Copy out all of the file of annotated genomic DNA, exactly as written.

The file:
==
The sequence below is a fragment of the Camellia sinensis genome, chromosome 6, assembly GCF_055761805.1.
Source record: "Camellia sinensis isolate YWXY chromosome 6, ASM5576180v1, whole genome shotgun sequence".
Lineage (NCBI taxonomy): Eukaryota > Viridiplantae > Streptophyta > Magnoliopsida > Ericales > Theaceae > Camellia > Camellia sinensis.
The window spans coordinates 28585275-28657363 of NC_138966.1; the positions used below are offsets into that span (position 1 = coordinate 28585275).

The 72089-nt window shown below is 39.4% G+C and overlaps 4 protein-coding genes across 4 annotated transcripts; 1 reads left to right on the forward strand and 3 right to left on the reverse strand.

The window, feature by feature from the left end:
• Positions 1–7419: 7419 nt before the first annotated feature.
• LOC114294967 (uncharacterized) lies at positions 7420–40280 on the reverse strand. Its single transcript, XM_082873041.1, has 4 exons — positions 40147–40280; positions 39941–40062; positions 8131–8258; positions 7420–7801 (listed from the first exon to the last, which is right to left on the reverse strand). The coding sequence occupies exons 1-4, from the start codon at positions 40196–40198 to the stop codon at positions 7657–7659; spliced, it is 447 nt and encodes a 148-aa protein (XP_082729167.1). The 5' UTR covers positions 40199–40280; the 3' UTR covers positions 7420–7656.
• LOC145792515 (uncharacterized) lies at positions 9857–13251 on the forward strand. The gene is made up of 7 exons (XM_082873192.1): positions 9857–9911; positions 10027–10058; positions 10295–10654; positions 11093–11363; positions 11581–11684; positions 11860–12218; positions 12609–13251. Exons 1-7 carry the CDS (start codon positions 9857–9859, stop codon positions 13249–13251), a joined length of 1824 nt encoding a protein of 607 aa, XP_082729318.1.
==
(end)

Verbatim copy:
The sequence below is a fragment of the Camellia sinensis genome, chromosome 6, assembly GCF_055761805.1.
Source record: "Camellia sinensis isolate YWXY chromosome 6, ASM5576180v1, whole genome shotgun sequence".
Lineage (NCBI taxonomy): Eukaryota > Viridiplantae > Streptophyta > Magnoliopsida > Ericales > Theaceae > Camellia > Camellia sinensis.
The window spans coordinates 28585275-28657363 of NC_138966.1; the positions used below are offsets into that span (position 1 = coordinate 28585275).

The 72089-nt window shown below is 39.4% G+C and overlaps 4 protein-coding genes across 4 annotated transcripts; 1 reads left to right on the forward strand and 3 right to left on the reverse strand.

The window, feature by feature from the left end:
• Positions 1–7419: 7419 nt before the first annotated feature.
• LOC114294967 (uncharacterized) lies at positions 7420–40280 on the reverse strand. Its single transcript, XM_082873041.1, has 4 exons — positions 40147–40280; positions 39941–40062; positions 8131–8258; positions 7420–7801 (listed from the first exon to the last, which is right to left on the reverse strand). The coding sequence occupies exons 1-4, from the start codon at positions 40196–40198 to the stop codon at positions 7657–7659; spliced, it is 447 nt and encodes a 148-aa protein (XP_082729167.1). The 5' UTR covers positions 40199–40280; the 3' UTR covers positions 7420–7656.
• LOC145792515 (uncharacterized) lies at positions 9857–13251 on the forward strand. The gene is made up of 7 exons (XM_082873192.1): positions 9857–9911; positions 10027–10058; positions 10295–10654; positions 11093–11363; positions 11581–11684; positions 11860–12218; positions 12609–13251. Exons 1-7 carry the CDS (start codon positions 9857–9859, stop codon positions 13249–13251), a joined length of 1824 nt encoding a protein of 607 aa, XP_082729318.1.